3. This is wonderful. As a PhD student at a university with a Telehealth clinic, I have seen the good telehealth does. Imagine all the people we could reach (esp in areas with a shortage of mental health professionals) with this system implemented nationally. Where I am, the wait lists to see a psychologist are long- there just aren’t enough in the area. Eight states is a great start, and I look forward to
    being another pebble to push more states to get on board so we can continue expanding access to care.

  4. How is this looked at from a theorerical perspective? Meaning as a psychologist, if I sign up for psypact licensure I am allowed to provide teletherapy but not in-person therapy to the same patient? So the state is essentially saying that I am qualified to provide teletherapy but not in-person therapy – how does that make sense?

    • Dr. A,

      Thank you for your question. States who sign the PSYPACT into law are saying that if you are fully licensed and pass their identified criteria for telepsychology, you can then deliver services to clients/patients in other states who have also signed the PsyPact into their state law. You have to be fully licensed first.


      • PSYPACT provides for “….temporary in-person, face-to-face practice of psychology by psychologists across state boundaries for 30 days within a calendar year in the performance of their psychological practice as assigned by an appropriate authority”

  5. Hello and thank you for the presentation. I was wondering if I am a resident in a non psypact state but licensed solely in a psypact state, can I practice under this umbrella or must I also be licensed in my state of residence. I ask this because I am a VA employee and can therefore practice at the VA in any state with my current license, but I would like to do telehealth private practice as well without getting a new license in my home state if possible. Thank you.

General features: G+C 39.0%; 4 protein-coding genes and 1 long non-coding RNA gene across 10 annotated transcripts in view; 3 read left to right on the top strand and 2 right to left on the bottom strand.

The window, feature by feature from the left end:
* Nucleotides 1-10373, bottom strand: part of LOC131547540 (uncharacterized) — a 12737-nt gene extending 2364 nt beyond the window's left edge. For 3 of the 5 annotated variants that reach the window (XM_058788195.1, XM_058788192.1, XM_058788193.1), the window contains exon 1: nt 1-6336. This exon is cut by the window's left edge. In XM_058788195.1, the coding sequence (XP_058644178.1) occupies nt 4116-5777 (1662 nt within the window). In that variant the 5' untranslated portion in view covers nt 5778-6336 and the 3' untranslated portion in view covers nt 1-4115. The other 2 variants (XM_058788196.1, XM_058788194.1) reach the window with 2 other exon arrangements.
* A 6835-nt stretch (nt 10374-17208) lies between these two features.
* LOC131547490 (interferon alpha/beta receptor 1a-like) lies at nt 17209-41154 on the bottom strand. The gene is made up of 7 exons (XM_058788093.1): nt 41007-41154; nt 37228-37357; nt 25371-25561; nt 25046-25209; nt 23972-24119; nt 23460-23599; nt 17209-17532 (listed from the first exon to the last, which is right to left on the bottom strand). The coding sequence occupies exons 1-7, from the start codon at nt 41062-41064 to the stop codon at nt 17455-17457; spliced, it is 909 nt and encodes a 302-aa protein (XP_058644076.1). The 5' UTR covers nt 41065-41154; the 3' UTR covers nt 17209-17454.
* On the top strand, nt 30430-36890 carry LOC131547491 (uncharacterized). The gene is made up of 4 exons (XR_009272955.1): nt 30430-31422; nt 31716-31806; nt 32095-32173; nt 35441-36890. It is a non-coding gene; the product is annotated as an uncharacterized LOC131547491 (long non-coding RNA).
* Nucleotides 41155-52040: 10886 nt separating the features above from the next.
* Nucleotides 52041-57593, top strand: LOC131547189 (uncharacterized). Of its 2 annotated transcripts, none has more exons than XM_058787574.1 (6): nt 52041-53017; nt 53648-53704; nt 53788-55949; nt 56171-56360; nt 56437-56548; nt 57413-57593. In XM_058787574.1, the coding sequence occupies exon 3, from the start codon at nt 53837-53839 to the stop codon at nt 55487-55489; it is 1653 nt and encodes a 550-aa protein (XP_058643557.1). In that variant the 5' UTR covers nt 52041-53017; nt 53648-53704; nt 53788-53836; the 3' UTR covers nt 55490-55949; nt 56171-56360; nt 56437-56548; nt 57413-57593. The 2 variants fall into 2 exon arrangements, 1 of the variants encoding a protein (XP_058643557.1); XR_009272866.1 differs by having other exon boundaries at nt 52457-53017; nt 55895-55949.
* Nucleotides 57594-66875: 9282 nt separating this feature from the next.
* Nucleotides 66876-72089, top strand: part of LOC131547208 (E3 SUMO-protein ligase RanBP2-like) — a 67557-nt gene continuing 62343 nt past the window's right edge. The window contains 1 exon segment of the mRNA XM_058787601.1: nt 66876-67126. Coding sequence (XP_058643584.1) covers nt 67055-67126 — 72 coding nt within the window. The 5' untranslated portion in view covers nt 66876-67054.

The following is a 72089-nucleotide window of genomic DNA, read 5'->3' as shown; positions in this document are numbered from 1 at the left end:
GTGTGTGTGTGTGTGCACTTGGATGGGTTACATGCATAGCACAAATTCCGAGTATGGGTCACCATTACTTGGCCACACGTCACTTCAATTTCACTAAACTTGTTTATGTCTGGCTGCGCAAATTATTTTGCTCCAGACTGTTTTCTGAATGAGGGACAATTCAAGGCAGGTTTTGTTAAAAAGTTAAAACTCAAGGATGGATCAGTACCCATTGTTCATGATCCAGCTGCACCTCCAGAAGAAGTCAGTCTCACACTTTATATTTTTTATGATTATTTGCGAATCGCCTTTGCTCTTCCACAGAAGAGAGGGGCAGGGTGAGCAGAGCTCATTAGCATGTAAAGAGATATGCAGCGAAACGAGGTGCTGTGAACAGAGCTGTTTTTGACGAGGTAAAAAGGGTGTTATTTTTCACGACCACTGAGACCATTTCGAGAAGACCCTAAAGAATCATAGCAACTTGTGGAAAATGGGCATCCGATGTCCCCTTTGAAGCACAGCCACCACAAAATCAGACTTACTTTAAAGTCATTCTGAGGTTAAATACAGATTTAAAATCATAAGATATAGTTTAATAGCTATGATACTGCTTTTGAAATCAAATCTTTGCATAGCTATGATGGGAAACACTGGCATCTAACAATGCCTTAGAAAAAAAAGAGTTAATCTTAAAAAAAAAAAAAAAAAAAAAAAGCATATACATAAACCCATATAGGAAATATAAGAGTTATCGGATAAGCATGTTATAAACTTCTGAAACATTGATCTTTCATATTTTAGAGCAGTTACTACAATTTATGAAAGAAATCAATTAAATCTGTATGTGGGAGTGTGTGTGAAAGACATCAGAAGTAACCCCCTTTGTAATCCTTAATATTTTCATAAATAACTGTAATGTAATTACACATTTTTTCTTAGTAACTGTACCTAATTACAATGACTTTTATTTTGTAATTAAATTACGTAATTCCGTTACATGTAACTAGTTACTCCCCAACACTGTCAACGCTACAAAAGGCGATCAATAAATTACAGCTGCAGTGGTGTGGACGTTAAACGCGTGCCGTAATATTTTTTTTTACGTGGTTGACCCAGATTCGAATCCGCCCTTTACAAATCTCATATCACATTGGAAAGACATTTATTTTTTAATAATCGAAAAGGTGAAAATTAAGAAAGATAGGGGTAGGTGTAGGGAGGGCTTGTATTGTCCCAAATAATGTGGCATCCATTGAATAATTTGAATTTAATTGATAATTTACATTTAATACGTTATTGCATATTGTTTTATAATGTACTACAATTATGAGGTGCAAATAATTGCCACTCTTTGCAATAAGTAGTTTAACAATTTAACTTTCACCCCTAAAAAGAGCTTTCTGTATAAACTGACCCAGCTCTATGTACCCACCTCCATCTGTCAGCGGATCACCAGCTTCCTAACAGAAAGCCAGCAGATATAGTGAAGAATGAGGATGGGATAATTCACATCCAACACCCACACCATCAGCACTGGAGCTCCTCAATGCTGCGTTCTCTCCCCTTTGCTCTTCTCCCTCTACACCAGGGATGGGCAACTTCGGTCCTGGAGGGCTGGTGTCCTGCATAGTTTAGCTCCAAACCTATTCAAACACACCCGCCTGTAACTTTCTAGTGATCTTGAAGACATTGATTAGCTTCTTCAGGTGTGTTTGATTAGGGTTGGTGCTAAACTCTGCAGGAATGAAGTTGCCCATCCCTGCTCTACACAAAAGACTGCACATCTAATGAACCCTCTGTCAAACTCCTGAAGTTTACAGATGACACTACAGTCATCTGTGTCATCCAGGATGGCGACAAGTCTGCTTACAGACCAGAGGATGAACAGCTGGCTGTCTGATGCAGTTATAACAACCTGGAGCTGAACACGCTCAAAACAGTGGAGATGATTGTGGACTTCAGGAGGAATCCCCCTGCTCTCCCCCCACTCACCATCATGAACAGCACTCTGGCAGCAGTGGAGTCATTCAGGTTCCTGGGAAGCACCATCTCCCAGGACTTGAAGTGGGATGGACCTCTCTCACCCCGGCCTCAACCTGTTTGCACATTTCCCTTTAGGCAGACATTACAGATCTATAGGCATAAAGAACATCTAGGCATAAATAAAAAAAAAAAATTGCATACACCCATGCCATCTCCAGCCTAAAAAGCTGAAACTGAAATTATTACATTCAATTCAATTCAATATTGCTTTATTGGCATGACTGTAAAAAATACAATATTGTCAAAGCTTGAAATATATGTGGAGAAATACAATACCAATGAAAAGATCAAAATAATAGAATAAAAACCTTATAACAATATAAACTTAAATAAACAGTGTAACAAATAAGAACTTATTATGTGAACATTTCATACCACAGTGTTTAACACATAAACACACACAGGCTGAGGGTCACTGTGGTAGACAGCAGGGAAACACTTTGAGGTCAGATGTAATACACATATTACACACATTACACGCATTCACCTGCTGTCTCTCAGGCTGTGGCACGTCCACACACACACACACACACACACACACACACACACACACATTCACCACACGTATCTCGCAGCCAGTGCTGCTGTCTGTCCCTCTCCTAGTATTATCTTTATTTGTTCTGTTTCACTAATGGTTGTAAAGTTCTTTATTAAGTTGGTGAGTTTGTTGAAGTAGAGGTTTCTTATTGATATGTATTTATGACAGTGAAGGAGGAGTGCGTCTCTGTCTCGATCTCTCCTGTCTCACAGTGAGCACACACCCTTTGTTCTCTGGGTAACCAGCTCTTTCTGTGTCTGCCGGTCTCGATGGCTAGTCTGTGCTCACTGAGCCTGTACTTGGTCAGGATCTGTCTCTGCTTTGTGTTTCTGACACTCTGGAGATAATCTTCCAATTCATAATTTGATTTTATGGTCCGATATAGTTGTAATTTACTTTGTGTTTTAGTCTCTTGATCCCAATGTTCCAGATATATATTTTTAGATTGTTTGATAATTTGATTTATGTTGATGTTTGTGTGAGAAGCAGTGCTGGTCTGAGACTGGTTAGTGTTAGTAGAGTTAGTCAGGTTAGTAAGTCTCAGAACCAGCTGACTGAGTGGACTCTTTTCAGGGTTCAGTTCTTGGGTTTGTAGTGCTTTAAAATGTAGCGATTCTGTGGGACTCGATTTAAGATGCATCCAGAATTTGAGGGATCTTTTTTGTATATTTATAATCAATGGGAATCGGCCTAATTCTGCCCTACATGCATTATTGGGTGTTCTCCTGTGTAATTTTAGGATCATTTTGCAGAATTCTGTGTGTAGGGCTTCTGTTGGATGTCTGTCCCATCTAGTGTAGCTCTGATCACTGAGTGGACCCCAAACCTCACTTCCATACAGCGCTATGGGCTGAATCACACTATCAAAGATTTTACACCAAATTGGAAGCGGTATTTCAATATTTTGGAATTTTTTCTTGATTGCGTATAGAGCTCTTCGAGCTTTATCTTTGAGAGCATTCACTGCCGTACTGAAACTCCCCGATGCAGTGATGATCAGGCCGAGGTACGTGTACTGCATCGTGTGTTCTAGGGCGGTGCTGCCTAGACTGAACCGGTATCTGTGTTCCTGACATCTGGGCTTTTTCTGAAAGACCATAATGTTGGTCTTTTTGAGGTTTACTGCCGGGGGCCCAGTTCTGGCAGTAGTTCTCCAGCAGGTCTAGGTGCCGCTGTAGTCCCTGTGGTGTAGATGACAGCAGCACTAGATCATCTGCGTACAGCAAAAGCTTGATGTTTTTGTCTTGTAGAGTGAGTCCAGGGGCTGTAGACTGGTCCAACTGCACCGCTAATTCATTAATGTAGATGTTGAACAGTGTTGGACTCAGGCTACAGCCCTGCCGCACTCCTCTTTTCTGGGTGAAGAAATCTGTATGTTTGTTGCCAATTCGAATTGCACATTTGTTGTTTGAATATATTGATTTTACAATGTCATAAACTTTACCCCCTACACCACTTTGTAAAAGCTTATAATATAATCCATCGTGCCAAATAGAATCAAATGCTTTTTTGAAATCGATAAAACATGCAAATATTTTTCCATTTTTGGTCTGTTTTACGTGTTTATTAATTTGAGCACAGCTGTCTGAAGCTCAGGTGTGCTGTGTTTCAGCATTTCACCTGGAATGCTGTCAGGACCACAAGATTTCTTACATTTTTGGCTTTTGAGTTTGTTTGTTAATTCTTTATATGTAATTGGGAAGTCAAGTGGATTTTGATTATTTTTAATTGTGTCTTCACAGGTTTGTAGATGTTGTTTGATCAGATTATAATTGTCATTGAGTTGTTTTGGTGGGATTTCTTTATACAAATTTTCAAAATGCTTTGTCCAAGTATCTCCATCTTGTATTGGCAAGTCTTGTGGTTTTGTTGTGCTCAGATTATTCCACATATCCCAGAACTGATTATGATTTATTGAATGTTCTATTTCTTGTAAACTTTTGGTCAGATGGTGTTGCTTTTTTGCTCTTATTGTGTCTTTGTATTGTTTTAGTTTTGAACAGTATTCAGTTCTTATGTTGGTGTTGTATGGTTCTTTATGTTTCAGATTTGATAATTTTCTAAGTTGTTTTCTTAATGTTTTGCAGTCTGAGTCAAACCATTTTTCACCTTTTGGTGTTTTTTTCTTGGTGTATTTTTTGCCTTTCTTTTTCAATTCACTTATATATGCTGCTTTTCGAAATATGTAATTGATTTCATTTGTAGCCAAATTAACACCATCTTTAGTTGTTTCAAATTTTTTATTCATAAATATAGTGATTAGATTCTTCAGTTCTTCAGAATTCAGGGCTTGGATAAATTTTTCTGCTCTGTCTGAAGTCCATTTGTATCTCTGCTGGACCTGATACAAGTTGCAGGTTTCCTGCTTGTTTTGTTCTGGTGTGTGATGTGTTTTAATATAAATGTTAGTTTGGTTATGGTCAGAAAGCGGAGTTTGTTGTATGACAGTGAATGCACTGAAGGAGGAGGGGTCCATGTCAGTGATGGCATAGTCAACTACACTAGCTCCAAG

• Jen,
      I am not a lawyer or your licensing board, but as a trainer, I can tell you that you generally have to be licensed in the state that your client sits at the time of the contact. If your clients are in a state where you are licensed, you are fine without the PSYPact because that is for inter-jurisdictional practice and temporary in-person practice only.

      When in doubt, I suggest that you contact your licensing board directly through email, and ask them. They are the only ones that can answer your question beyond any doubt. Be sure that you get them to state their position in writing.

      For more details about PSYPact, see our 1-hour interview of ASPPB’s Director, Mariann Burnetti-Atwell, PsyD, about PSYPact and legally practicing over state lines here: How to Legally Practice Over State Lines (for Psychologists)

  6. I am discouraged that as a psychologist with 40 years of experienced and had a discipline 21 years ago, but have been actively licensed without restriction 10 years prior to the discipline and unrestricted for 21 years, that I will not be able to expand my role to veterans living in other states. I make a living like any other psychologist and find ASPPB arbitrary in their restriction.

    • Patrick,

      If ASPPB doesn’t work for you, perhaps you can choose a state where your services are needed, and write to that state’s board privately to see if they will grant you permission in the form of registration or licensure. States differ dramatically from one another with regard to a wide variety of issues.

      Many people need our services. My personal approach to barriers is to keep trying.
      Sometimes, unexpected doors fly open.

      Best of luck to you.